In a study about COVID-19 spreading through aerosol released by singers, conducted by The University of Colorado, a person with mild symptoms attended a 2.5-hour choir rehearsal and within two weeks 50 people from the rehearsal were diagnosed with COVID-19. Research found that by decreasing the rehearsal time from 2.5 hours to half an hour, the rate of infection would have decreased from 87% to 12%.
Northwest High School choir director Matthew Snell has based his class procedure off of this research. His students wear masks at all times, stand at least 6 feet apart, and do not move from their designated spot until they switch classrooms.
“We have 60-minute classes, so to avoid this issue we sing for 30 minutes in my classroom, then we walk to the cafetorium and finish the class period there, and this way we avoid aerosol spreading over 6 feet,” says Snell.
The high school’s band is also taking extra precautions, according to junior Aspen Tapley. Students who play wind instruments wear special masks with slits in them so they can play, and they practice marching outside while socially distancing.
“We also practice in arcs instead of circles or straight lines so we can be farther apart,” said Tapley. “We practice in much smaller groups than before, and really only practice as a whole class when we march together outside.”
Students are learning music at a slower rate, about one-third of what they used to learn, due to the dynamic of the ensembles changing. At Northwest, students have the option to switch from online learning to in-person or vice versa every four weeks.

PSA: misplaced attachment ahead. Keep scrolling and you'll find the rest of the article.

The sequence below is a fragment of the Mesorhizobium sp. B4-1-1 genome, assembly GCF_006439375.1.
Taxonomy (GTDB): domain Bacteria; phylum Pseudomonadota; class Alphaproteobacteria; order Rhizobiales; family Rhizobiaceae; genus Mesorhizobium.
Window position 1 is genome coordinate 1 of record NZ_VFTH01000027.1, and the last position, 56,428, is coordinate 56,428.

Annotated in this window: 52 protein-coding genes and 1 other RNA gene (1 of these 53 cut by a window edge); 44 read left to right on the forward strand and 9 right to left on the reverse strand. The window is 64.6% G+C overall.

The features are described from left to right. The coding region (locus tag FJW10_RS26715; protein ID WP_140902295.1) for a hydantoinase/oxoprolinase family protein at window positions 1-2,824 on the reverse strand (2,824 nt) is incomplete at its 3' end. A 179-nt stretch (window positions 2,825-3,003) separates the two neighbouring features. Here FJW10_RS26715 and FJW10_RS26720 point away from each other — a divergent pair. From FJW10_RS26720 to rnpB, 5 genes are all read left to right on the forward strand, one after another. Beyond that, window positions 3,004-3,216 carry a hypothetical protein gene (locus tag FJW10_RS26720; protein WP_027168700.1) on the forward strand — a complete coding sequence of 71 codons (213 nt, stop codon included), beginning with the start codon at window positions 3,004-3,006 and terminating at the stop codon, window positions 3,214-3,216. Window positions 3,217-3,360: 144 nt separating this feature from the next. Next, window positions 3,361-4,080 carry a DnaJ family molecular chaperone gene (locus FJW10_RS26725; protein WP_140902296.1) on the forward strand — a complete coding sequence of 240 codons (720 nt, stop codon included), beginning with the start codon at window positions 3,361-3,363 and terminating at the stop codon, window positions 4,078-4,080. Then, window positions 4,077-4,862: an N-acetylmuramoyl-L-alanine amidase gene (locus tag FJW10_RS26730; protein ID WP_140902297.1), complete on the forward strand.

Submitting their performances on video
This has not stopped Snell from making the best of the situation. Online students practice their music every day, and on Fridays they submit a video of themselves singing or explaining what they practiced throughout the week.
Students who choose to learn from home are strictly online with the exception of “virtual concert” recording days. They recorded their first concert on Oct. 22, and it was the first time the entire class performed together.
“We pretty much treated them as athletes when they came to school,” said Snell. “We took their temperatures, and that way they could sing and perform with the choir.”
Musicians rely on listening to peers to create one sound within their ensemble, which is not possible online. According to Holt High School and junior high choir director Seth Burk, his classes have used this time to focus on other aspects of singing.
A greater focus on singing as soloists
“Instead of doing a lesser version of traditional choir, we’re focusing on solo repertoire and being able to sing as soloists,” said Burk. “And in replacement of community engagements and performances, we have time to focus more on music theory and apply that to songwriting and composition.”
Online learning has also slowed students’ improvement. Haslett Middle School choir director Samara Valla says being remote makes it harder to provide feedback and help students on an individual level.
“Typically every minute of every class I’m giving feedback on what my students are doing and learning, and I’m missing that part tremendously,” said Valla. “The students are still working hard with me and singing along at home, but they’re all on mute.”
You can find more information about The University of Colorado’s “Transmission of SARS-CoV-2 by inhalation of respiratory aerosol” study.